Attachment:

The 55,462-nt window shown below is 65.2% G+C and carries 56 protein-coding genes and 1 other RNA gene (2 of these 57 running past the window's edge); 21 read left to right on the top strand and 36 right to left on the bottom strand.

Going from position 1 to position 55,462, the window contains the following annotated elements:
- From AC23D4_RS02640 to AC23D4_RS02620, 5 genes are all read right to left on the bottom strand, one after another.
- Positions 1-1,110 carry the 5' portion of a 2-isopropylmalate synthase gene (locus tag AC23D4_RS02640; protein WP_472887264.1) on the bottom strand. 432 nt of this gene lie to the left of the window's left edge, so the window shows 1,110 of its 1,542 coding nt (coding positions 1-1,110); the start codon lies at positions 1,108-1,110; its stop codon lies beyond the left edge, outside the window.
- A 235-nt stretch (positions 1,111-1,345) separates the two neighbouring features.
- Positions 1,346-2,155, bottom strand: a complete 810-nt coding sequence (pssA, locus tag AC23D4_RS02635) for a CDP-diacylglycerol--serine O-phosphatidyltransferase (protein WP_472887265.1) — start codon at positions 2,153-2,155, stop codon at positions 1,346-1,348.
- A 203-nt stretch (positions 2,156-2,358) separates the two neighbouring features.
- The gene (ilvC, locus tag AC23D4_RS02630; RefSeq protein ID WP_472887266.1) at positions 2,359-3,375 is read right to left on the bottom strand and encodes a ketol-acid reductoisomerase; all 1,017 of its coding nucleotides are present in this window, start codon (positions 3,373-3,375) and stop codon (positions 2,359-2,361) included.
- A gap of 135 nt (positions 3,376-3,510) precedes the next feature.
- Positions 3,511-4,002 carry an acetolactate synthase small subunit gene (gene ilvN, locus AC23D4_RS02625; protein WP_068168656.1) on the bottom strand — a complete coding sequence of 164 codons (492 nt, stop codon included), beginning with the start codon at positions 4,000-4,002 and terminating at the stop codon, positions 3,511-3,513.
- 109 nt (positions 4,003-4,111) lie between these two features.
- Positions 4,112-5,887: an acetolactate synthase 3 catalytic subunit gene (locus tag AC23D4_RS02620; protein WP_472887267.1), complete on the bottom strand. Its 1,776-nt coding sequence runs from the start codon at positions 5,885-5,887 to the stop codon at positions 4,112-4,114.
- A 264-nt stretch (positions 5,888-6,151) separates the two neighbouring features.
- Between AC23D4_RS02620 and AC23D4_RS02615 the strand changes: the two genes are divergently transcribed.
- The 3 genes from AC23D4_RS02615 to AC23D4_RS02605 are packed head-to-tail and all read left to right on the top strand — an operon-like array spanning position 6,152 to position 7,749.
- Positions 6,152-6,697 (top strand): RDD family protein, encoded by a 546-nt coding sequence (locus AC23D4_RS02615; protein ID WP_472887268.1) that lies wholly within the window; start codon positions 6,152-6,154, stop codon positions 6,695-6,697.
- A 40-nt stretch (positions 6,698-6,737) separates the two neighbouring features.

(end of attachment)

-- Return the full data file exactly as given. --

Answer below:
The 55,462-nt window shown below is 65.2% G+C and carries 56 protein-coding genes and 1 other RNA gene (2 of these 57 running past the window's edge); 21 read left to right on the top strand and 36 right to left on the bottom strand.

Going from position 1 to position 55,462, the window contains the following annotated elements:
- From AC23D4_RS02640 to AC23D4_RS02620, 5 genes are all read right to left on the bottom strand, one after another.
- Positions 1-1,110 carry the 5' portion of a 2-isopropylmalate synthase gene (locus tag AC23D4_RS02640; protein WP_472887264.1) on the bottom strand. 432 nt of this gene lie to the left of the window's left edge, so the window shows 1,110 of its 1,542 coding nt (coding positions 1-1,110); the start codon lies at positions 1,108-1,110; its stop codon lies beyond the left edge, outside the window.
- A 235-nt stretch (positions 1,111-1,345) separates the two neighbouring features.
- Positions 1,346-2,155, bottom strand: a complete 810-nt coding sequence (pssA, locus tag AC23D4_RS02635) for a CDP-diacylglycerol--serine O-phosphatidyltransferase (protein WP_472887265.1) — start codon at positions 2,153-2,155, stop codon at positions 1,346-1,348.
- A 203-nt stretch (positions 2,156-2,358) separates the two neighbouring features.
- The gene (ilvC, locus tag AC23D4_RS02630; RefSeq protein ID WP_472887266.1) at positions 2,359-3,375 is read right to left on the bottom strand and encodes a ketol-acid reductoisomerase; all 1,017 of its coding nucleotides are present in this window, start codon (positions 3,373-3,375) and stop codon (positions 2,359-2,361) included.
- A gap of 135 nt (positions 3,376-3,510) precedes the next feature.
- Positions 3,511-4,002 carry an acetolactate synthase small subunit gene (gene ilvN, locus AC23D4_RS02625; protein WP_068168656.1) on the bottom strand — a complete coding sequence of 164 codons (492 nt, stop codon included), beginning with the start codon at positions 4,000-4,002 and terminating at the stop codon, positions 3,511-3,513.
- 109 nt (positions 4,003-4,111) lie between these two features.
- Positions 4,112-5,887: an acetolactate synthase 3 catalytic subunit gene (locus tag AC23D4_RS02620; protein WP_472887267.1), complete on the bottom strand. Its 1,776-nt coding sequence runs from the start codon at positions 5,885-5,887 to the stop codon at positions 4,112-4,114.
- A 264-nt stretch (positions 5,888-6,151) separates the two neighbouring features.
- Between AC23D4_RS02620 and AC23D4_RS02615 the strand changes: the two genes are divergently transcribed.
- The 3 genes from AC23D4_RS02615 to AC23D4_RS02605 are packed head-to-tail and all read left to right on the top strand — an operon-like array spanning position 6,152 to position 7,749.
- Positions 6,152-6,697 (top strand): RDD family protein, encoded by a 546-nt coding sequence (locus AC23D4_RS02615; protein ID WP_472887268.1) that lies wholly within the window; start codon positions 6,152-6,154, stop codon positions 6,695-6,697.
- A 40-nt stretch (positions 6,698-6,737) separates the two neighbouring features.